It's even possible to stimulate the vagus through the ear, where one branch of the bundle of fibers begins. In a fetus, the tissue that becomes the ear is also part of the vagus nerve, and that one bit remains. "It's the same point as the acupuncture point," explained Mark George, a psychiatrist and pioneer researcher in depression at Medical University of South Carolina in Charleston. "Acupuncture figured out years ago by trial and error what we're just learning about now."

Slow deep breathing, the traditional mind-body intervention, also affects the vagus nerve in positive ways, but gently. "That's like watching Little League," Staats, the co-founder of electroCore, said. "What we're doing is Major League."

In ten years, researcher Wilson suggested, you could be wearing "a little ear cuff" that monitors your basic autonomic tone, a heart-attack risk measure governed in part by the vagus nerve. If your tone looked iffy, the stimulator would intervene, he said, "and improve your mood, cognition, and health."

In the meantime, we can take some long slow breaths, read Whitman, and sing.

Temma Ehrenfeld
Temma Ehrenfeld writes about health and psychology. In a previous life, she was a reporter and editor at Newsweek and Fortune. You can see more of her work at her writing portfolio (https://temmaehrenfeld.contently.com) and contact her through her Psychology Today blog.

A spread of colorful pills.

(© mehmet/Fotolia)


Mindy D. had suffered from constipation for years when her gastroenterologist advised her, at 38, to take a popular over-the-counter probiotic. Over the next two years, she experimented with different dosages, sometimes taking it three times a day. But she kept getting sicker—sometimes so ill she couldn't work.

"We shouldn't just presume probiotics are safe."

Her symptoms improved only after she traveled from Long Island to Georgia to see Satish S. C. Rao, a gastroenterologist at Augusta University. "The key thing was taking her off probiotics and treating her with antibiotics," he says.

That solution sounds bizarre, if, like many, you believe that antibiotics are bad and probiotics good. Millions of Americans take probiotics—live bacteria deemed useful—assuming there can be only positive effects. The truth is that you really don't know how any probiotic will affect you. To quote the American Gastroenterological Association Center for Gut Microbiome Research and Education, "It remains unclear what strains of bacteria at what dose by what route of administration are safe and effective for which patients."

"We shouldn't just presume probiotics are safe," says Purna Kashyap, a gastroenterologist from the Mayo Clinic, in Rochester, Minnesota, and a member of the Center's scientific advisory board. Neither the U.S. Food and Drug Administration or the European Food Safety Authority have approved probiotics as a medical treatment. Things can go very wrong in the ill: Among patients with severe acute pancreatitis, one study found that a dose of probiotics increased the chance of death. Even randomized controlled trials of probiotics rarely report harms adequately and the effect over the long-term has not been studied.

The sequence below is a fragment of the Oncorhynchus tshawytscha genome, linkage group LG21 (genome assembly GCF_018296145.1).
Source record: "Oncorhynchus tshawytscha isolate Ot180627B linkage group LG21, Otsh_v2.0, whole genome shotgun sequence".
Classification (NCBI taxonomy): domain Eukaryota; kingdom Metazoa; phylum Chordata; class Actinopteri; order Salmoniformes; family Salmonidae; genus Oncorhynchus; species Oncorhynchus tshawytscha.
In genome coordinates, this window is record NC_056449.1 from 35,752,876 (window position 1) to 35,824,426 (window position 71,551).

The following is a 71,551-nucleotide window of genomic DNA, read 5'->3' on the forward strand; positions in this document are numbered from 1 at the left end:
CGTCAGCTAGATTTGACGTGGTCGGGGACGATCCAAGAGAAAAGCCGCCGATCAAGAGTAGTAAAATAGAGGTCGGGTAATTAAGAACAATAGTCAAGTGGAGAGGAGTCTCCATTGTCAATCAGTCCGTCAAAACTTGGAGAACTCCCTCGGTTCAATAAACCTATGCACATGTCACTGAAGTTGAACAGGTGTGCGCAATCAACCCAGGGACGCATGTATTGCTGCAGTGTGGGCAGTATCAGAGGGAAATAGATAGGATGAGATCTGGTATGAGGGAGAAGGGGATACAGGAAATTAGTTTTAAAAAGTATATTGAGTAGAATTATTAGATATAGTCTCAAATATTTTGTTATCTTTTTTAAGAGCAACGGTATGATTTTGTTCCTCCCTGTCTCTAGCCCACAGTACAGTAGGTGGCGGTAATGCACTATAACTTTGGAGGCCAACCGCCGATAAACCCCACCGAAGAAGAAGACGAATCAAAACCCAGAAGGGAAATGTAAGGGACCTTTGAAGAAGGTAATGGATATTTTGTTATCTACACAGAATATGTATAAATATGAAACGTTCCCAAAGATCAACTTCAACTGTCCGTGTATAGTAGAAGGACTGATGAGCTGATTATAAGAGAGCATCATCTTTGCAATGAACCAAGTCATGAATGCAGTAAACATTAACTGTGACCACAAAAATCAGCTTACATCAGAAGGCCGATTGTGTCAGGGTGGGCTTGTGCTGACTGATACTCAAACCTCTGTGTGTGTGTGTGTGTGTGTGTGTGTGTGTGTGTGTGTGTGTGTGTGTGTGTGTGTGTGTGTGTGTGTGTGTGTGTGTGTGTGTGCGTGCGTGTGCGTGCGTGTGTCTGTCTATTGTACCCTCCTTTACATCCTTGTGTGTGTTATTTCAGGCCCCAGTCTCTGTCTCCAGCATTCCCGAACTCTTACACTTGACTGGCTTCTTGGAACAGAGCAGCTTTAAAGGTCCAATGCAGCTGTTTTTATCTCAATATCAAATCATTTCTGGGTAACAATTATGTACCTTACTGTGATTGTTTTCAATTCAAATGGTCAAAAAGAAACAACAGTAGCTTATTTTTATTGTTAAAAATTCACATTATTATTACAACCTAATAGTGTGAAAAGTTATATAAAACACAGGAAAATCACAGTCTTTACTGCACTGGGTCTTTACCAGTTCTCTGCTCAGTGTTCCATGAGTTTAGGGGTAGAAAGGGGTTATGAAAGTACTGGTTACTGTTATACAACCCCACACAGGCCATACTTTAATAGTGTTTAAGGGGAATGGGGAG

Many people pick up a product at a drug store or health store without ever telling a doctor. Doctors are fans, too: in a 2017 survey of healthcare providers at Stanford, more than 60 percent of the respondents said they prescribed probiotics. Many did so inconsistently, leaving the choice of which probiotic up to the patient. Healthy people take them for a range of unproven benefits, including protection from infections or heart disease or to sharpen their brains.

It's fine—unless it isn't. "Probiotics are capable of altering the microbiome in unpredictable ways," explains Leo Galland, an internist in New York who specializes in difficult digestions. "I've had patients who got gas and bloating, constipation or diarrhea from probiotics."

Your Microbiome Is Unique

The booming probiotic market has fed on excitement about the new science of the microbiome, the genetic material of all the microbes that live in our bodies and on our skin. Microbes make up 1 to 3 percent of every human being's body mass—you carry trillions of them, including more than a hundred species and thousands of strains. To identify a microbe, you need to know the genus, species and strain. For example, in Lactobacillus rhamnosus GG, the ingredient in the OTC probiotic Culturelle, Lactobacillus is the genus, rhamnosus is the species and GG is the strain designation.

Variations in your microbiome could help explain why you put on weight or suffer from Crohn's or depression. Each of us has our own unique mix.

A decade ago, the U.S. National Institute of Health (NIH) launched the Microbiome Project to establish a baseline description of health. Scientists sequenced the DNA in more than 2,200 strains, still a small fraction of the whole.